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Old 2nd February 2006, 04:21 PM   #1
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Default Folded Dipole Dimensions

I would like to build a dipole speaker system in which the woofer portion uses two drivers and is folded.
There is no mention of this type of speaker in the 1981 edition of David Weems book. I am waiting for the 7th edition of the Cookbook I have ordered the but the online Table of Contents for it does not show anything either.
My questions are: How do you size the width and height of the openings, front and rear, of this arrangement? And are the dimensions a function of the T/S parameters of the drivers? Thanks, Vic
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Old 2nd February 2006, 05:11 PM   #2
Rudolf is offline Rudolf  Germany
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Default Re: Folded Dipole Dimensions

Quote:
Originally posted by Victoria
How do you size the width and height of the openings, front and rear, of this arrangement? And are the dimensions a function of the T/S parameters of the drivers?
There are different kinds of folded dipoles known as H baffle and W baffle. Lesser known types are Z baffle and N baffle. If you could give us a more precise description of the construction you are talking about, help would be easy.

While a certain set of T/S parameters gives better results in dipole drivers the dimensions of the "box" are not a function of the T/S parameters, but of the desired bass extension. The bigger the lower.
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Old 2nd February 2006, 05:47 PM   #3
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Default Re: Folded Dipole Dimensions

The one which set me off had the drivers on horizontal boards. The front of one driver faced into the front facing cavity and the rear of the other driver protruded into this cavity. The rear facing cavities were
formed by horizontal boards above and below each driver. Each side was closed in by a vertical board. Which baffle is this?
I need to know how to size the output area of these cavities. Obviously, the width is somewhat set by the driver that is used. So how do you size the height?
I propose to build a 3way using an ESS AMT, a fairly decent 5 or 6" midrange, and 10 or 12" woofers.
But I'm not really up to speed on the current speaker technologies so I am open to your suggestions and help. Thanks, Vic
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Old 2nd February 2006, 06:20 PM   #4
JohnL is offline JohnL  United States
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Hello Victoria,

I think you are referring to a W-baffle woofer. Linkwitz Labs website has some info on how to design such a thing.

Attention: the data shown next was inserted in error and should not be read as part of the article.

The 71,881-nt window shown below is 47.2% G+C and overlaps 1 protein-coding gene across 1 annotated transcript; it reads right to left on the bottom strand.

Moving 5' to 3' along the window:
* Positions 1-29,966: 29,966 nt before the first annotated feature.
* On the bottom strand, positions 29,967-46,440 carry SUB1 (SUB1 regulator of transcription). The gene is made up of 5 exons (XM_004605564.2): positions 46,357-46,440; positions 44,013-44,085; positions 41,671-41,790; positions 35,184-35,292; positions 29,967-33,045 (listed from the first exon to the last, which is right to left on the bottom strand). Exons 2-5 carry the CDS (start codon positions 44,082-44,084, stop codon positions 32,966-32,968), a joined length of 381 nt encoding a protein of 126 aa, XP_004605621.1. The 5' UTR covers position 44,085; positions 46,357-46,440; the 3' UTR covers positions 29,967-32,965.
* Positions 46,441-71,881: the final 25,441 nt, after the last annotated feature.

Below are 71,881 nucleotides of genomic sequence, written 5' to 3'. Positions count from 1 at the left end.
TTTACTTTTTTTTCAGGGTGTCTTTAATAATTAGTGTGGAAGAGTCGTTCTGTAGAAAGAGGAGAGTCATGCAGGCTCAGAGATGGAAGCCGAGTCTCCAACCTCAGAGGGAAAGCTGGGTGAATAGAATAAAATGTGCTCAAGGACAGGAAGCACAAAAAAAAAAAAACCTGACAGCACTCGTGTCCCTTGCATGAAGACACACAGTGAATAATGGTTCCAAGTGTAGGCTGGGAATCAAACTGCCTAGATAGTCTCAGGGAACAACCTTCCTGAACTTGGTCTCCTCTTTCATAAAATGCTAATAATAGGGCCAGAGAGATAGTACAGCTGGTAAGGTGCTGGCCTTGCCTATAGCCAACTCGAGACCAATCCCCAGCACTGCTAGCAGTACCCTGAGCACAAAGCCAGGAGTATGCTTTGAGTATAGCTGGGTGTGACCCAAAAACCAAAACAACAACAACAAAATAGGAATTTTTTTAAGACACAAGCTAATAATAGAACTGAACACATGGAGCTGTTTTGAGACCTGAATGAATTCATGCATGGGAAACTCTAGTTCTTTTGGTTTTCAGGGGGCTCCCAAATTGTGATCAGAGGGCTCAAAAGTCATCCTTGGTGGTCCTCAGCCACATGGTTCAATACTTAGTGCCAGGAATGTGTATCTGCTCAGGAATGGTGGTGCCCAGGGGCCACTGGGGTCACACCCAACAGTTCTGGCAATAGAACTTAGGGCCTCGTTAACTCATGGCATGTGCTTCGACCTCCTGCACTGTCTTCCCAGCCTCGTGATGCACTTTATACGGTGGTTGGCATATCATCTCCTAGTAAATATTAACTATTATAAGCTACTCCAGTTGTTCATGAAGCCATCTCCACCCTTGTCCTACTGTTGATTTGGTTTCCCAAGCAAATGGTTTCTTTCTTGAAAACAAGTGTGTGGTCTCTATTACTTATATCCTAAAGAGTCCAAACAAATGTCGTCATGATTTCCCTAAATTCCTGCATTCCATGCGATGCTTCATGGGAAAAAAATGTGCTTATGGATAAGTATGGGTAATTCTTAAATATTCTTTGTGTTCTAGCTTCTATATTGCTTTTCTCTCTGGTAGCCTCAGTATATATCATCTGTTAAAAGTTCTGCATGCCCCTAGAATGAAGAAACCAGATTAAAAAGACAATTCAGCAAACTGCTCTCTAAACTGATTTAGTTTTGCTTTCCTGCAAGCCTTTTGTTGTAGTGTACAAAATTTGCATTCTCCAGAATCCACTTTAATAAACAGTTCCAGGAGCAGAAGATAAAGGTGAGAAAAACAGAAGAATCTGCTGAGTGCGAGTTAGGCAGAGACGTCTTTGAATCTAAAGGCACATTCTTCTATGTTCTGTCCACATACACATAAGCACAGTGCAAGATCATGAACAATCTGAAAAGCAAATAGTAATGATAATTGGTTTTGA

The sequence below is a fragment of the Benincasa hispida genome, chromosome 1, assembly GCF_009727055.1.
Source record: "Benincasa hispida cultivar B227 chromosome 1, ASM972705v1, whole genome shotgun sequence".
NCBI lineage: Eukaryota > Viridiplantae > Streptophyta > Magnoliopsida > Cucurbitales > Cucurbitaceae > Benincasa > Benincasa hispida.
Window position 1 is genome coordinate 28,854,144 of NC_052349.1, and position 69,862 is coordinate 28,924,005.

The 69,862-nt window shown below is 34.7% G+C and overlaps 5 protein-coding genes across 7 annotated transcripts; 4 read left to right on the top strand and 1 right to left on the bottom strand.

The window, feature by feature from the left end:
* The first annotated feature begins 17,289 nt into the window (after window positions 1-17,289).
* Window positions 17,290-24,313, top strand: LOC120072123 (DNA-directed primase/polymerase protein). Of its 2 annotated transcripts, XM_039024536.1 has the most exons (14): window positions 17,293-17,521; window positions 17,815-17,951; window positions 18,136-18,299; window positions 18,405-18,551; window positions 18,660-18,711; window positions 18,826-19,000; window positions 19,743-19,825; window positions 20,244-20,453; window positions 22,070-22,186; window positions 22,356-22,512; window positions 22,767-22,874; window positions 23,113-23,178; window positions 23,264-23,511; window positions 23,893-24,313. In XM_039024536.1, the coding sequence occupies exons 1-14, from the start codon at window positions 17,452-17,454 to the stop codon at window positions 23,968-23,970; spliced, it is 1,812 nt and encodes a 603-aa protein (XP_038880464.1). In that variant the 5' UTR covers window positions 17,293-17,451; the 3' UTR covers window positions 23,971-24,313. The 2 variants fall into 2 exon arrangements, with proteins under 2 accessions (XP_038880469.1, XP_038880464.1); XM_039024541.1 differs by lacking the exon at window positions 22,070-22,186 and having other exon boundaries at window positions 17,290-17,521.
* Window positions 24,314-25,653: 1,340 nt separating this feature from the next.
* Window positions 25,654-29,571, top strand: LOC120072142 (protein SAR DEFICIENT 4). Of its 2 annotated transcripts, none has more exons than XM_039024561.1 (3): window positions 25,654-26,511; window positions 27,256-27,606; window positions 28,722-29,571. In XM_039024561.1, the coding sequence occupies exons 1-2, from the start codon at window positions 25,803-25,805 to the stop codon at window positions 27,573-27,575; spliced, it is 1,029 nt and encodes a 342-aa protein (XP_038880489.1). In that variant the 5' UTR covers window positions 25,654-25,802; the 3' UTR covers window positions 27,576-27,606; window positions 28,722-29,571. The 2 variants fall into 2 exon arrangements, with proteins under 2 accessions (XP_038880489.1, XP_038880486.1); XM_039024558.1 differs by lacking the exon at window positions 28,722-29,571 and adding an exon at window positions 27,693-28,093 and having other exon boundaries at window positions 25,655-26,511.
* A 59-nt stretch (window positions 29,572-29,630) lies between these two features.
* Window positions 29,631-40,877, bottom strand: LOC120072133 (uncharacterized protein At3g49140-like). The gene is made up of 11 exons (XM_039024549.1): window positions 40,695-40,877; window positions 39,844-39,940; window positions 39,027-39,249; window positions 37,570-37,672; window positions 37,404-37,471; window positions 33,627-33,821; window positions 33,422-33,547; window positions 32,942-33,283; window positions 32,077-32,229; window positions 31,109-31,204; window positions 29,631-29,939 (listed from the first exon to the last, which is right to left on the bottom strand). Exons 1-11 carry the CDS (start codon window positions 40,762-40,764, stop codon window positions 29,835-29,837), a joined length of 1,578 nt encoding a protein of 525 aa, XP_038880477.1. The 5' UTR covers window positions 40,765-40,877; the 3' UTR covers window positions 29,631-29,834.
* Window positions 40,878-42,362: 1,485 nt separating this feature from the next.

Linkwitz Lab Phoenix Woofer

Those things do develop a cavity resonance based on the size of the thing that might make it difficult to cross to a 5-6" dipole woofer. Mr Linkwitz crosses his to a pair of 8" in the Phoenix. Again, the site gives you all the math to figure it out.

I am interested in your design, I've got something very similar in the planning stages now (AMT, single 6-7", a pair of 12-15") Because of the AMT, I'm looking at trying to keep the efficiency up. Mid choices I'm currently entertaining are Audax PR170, PHL 1120, or maybe something else. For woofers I'm thinking Lambda dipoles or perhaps something from JBL Pro (2225H?). If you do a search for a user named Ultrachrome on this forum, I like the direction he has gone with his project. In any event good luck, and keep us up on your progress.

John
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Old 2nd February 2006, 09:18 PM   #5
Rudolf is offline Rudolf  Germany
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OK Vic,
if the dipole you saw looks somehow like the one in the picture, its a W baffle. Heigth H needs not be larger than the woofer dimensions demand. Most people decide to let Depth D be the same as "H". "D" is forming the length of a lambda/4 transmission line being responsible for a resonance peak of up to 15 dB (cavity resonance). You want that peak to be as far away from your usable passband as possible. So it makes sense to have "D" as short as possible, i.e. the same as "H". The width of the 3 chambers is a matter of dispute. The area of the outer openings may be from 1/2-1/4 cone area. The area of the "inner" opening should be about double that of each outer opening.

As John said, try to get some more insight from the Linkwitz site. It doesn´t get more precise than there.

Rudolf
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